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Why Texas’ ‘death penalty capital of the world’ stopped executing people

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Since the Supreme Court legalized capital punishment in 1976, Harris County, Texas, has executed 126 people. That's more executions than every individual state in the union, barring Texas itself.
Harris County's executions account for 23 percent of the 545 people Texas has executed. On the national level, the state alone is responsible for more than a third of the 1,465 people put to death in the United States since 1976.
In 2017, however, the county known as the "death penalty capital of the world" and the "buckle of the American death belt" executed and sentenced to death a remarkable number of people: zero.
This is the first time since 1985 that Harris County did not execute any of its death row inmates, and the third year in a row it did not sentence anyone to capital punishment either.
The remarkable statistic reflects a shift the nation is seeing as a whole.
“The practices that the Harris County District Attorney’s Office is following are also signifi…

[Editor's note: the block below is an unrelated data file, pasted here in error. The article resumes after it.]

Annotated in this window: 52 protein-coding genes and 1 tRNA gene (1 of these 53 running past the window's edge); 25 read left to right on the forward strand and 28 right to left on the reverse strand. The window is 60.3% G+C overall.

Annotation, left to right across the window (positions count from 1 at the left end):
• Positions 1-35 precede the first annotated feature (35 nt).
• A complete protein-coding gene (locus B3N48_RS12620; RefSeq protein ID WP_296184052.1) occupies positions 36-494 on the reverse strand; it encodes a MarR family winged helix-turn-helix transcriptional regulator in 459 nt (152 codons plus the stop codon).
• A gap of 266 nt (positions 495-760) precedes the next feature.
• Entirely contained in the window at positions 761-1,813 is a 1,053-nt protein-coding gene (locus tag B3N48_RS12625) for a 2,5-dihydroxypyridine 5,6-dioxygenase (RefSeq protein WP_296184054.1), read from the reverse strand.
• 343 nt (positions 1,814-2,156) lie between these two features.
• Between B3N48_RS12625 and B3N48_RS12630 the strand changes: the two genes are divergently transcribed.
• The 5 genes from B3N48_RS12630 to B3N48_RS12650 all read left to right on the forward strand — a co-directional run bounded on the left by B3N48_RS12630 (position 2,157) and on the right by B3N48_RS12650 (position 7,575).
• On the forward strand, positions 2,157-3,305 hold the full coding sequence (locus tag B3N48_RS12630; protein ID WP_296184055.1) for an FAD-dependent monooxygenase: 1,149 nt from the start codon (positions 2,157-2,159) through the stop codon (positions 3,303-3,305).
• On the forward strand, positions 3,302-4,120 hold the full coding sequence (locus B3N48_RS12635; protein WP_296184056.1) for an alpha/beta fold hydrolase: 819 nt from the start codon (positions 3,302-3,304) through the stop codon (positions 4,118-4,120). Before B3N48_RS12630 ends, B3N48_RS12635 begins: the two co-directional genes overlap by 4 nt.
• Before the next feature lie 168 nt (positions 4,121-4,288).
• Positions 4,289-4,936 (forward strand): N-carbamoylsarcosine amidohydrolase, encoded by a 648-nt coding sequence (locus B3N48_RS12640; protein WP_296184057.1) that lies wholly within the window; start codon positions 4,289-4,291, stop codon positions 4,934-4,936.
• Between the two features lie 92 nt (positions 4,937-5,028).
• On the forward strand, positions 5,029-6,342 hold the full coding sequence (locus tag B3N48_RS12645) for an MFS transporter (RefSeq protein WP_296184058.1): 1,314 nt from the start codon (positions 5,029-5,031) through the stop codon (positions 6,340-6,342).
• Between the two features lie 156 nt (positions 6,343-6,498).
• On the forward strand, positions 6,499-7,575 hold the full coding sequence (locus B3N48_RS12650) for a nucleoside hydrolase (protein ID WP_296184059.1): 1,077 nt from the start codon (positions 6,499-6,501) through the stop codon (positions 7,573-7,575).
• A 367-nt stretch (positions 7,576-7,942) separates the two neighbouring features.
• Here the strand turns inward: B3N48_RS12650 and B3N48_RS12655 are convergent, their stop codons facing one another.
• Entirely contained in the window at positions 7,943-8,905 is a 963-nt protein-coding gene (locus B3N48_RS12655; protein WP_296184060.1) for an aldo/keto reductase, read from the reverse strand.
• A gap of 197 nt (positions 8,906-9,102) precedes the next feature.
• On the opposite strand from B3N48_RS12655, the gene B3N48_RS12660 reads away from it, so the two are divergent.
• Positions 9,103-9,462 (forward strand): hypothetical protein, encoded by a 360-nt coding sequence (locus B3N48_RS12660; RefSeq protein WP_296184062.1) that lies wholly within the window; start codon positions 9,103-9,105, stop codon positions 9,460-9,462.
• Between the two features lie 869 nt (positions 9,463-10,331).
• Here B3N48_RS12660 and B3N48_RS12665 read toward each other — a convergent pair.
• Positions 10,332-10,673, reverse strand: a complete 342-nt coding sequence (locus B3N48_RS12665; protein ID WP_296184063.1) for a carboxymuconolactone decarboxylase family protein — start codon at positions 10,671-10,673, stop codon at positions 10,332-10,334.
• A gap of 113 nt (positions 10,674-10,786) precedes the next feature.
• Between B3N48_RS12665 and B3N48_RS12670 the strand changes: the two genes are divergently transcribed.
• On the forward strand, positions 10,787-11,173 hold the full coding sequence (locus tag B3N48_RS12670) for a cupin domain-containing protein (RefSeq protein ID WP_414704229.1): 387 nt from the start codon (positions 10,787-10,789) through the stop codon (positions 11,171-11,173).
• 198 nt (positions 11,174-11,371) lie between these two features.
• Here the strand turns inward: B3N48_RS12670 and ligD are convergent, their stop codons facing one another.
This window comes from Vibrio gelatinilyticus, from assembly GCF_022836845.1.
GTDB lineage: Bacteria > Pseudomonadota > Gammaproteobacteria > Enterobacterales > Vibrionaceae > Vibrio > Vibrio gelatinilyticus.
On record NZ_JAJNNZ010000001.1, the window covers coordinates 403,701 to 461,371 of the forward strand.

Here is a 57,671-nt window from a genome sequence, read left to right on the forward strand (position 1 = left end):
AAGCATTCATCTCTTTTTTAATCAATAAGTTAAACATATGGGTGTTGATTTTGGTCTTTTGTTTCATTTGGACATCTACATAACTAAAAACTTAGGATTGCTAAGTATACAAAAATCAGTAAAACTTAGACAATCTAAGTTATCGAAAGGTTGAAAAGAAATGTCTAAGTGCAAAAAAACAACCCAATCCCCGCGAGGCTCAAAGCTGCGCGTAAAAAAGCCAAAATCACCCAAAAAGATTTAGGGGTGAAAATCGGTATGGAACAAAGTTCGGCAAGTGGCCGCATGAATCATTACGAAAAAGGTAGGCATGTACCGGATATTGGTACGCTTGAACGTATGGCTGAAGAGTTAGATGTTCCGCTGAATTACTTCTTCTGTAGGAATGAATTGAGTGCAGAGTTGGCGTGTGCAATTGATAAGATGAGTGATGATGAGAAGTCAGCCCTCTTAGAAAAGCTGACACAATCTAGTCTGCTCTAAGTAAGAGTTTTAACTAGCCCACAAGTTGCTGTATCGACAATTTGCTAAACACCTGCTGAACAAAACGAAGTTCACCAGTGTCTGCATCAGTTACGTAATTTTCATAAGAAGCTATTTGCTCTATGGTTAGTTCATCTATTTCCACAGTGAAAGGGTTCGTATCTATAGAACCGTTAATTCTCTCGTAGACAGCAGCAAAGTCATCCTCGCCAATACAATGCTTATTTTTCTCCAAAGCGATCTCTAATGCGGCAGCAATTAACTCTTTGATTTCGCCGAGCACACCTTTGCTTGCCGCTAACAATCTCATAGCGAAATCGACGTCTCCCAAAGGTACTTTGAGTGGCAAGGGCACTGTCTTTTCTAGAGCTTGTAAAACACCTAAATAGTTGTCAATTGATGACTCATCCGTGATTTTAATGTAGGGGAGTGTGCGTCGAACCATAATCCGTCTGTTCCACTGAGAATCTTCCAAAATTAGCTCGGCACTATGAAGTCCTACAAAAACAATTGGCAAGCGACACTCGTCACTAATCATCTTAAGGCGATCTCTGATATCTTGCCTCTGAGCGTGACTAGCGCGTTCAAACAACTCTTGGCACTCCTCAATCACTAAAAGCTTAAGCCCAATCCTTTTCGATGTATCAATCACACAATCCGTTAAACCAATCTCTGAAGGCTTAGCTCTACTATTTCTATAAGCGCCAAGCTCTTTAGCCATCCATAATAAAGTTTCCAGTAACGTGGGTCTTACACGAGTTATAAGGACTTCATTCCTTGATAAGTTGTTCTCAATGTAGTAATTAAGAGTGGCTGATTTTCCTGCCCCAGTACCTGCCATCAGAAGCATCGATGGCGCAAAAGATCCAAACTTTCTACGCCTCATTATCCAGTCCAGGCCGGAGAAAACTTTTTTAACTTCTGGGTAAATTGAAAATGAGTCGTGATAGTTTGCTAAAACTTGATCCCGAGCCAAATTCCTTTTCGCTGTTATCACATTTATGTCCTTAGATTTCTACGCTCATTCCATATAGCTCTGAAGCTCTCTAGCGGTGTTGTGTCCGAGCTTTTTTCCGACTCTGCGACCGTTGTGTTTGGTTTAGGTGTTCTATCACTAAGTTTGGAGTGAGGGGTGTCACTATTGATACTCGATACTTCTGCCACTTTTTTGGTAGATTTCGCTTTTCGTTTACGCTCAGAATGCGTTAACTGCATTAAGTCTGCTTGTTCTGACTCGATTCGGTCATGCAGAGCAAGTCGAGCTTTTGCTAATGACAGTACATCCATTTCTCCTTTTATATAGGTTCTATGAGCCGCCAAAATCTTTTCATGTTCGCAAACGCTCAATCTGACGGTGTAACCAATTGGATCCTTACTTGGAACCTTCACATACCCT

More legal aid given to OFW on death sentence in Abu Dhabi

Abu Dhabi court
Abu Dhabi court
Additional legal assistance has been assured to the Filipina household service worker (HSW), who was sentenced to death by execution in the UAE.

Department of Labor and Employment (DOLE) Secretary Silvestre Bello III met with Jennifer Dalquez last week during his 3-day UAE trip, reported Manila Bulletin.

"I instructed our Philippine Overseas Labor Office (POLO) there, and Philippine recruitment agencies to provide Dalquez additional lawyers to see to it that her rights are well protected," Bello reportedly said.

Dalquez was sentenced to death by a UAE court after she killed her employer in 2014 for allegedly attempting to rape her, the report said.

Her appeal is pending at the UAE Court of First Instance which rescheduled the release of its decision on the case from Feb. 27 to March 27.

Bello was quoted as saying that Dalquez has a high chance of having her sentence lowered if she will be forgiven by the 2 children of her employer.

If they do, he reportedly said, there is a possibility that her death sentence will be commuted to a lower penalty of imprisonment. This could be life imprisonment or for 30 years.

Bello said he may return to UAE later this month to check on the status of Dalquez before the decision of the UAE court.

In a related development, Bello said he ordered the labor attache in UAE to fast-track the repatriation of the 48 run-away overseas Filipino workers (OFW) in UAE, said the news portal.

The recruitment agencies responsible for the deployment of the OFWs have already committed to pay for the repatriation, Manila Bulletin quoted him as saying.

Source: The Filipino Times, March 7, 2017

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